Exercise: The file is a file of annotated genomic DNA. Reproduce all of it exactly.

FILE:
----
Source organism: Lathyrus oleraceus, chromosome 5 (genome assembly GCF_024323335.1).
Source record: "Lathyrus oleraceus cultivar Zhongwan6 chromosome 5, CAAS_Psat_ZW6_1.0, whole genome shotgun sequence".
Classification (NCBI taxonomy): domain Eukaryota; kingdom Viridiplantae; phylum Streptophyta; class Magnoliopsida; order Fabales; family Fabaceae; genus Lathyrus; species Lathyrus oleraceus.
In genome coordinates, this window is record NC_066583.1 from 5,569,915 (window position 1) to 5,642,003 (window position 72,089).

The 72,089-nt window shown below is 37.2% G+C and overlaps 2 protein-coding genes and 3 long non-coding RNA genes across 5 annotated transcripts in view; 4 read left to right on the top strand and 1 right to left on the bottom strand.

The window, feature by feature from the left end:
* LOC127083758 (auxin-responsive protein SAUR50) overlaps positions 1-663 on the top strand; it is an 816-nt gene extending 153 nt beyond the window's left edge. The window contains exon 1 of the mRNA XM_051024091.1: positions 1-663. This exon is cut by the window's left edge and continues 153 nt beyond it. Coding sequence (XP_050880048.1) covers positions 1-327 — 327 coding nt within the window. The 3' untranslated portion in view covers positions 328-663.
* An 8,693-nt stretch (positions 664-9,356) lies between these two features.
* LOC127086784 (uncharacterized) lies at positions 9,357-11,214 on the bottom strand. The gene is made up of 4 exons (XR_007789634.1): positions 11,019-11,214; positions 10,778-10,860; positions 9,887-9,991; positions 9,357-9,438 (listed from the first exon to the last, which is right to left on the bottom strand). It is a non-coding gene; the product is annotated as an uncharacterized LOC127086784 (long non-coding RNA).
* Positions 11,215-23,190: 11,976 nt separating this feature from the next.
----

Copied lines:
Source organism: Lathyrus oleraceus, chromosome 5 (genome assembly GCF_024323335.1).
Source record: "Lathyrus oleraceus cultivar Zhongwan6 chromosome 5, CAAS_Psat_ZW6_1.0, whole genome shotgun sequence".
Classification (NCBI taxonomy): domain Eukaryota; kingdom Viridiplantae; phylum Streptophyta; class Magnoliopsida; order Fabales; family Fabaceae; genus Lathyrus; species Lathyrus oleraceus.
In genome coordinates, this window is record NC_066583.1 from 5,569,915 (window position 1) to 5,642,003 (window position 72,089).

The 72,089-nt window shown below is 37.2% G+C and overlaps 2 protein-coding genes and 3 long non-coding RNA genes across 5 annotated transcripts in view; 4 read left to right on the top strand and 1 right to left on the bottom strand.

The window, feature by feature from the left end:
* LOC127083758 (auxin-responsive protein SAUR50) overlaps positions 1-663 on the top strand; it is an 816-nt gene extending 153 nt beyond the window's left edge. The window contains exon 1 of the mRNA XM_051024091.1: positions 1-663. This exon is cut by the window's left edge and continues 153 nt beyond it. Coding sequence (XP_050880048.1) covers positions 1-327 — 327 coding nt within the window. The 3' untranslated portion in view covers positions 328-663.
* An 8,693-nt stretch (positions 664-9,356) lies between these two features.
* LOC127086784 (uncharacterized) lies at positions 9,357-11,214 on the bottom strand. The gene is made up of 4 exons (XR_007789634.1): positions 11,019-11,214; positions 10,778-10,860; positions 9,887-9,991; positions 9,357-9,438 (listed from the first exon to the last, which is right to left on the bottom strand). It is a non-coding gene; the product is annotated as an uncharacterized LOC127086784 (long non-coding RNA).
* Positions 11,215-23,190: 11,976 nt separating this feature from the next.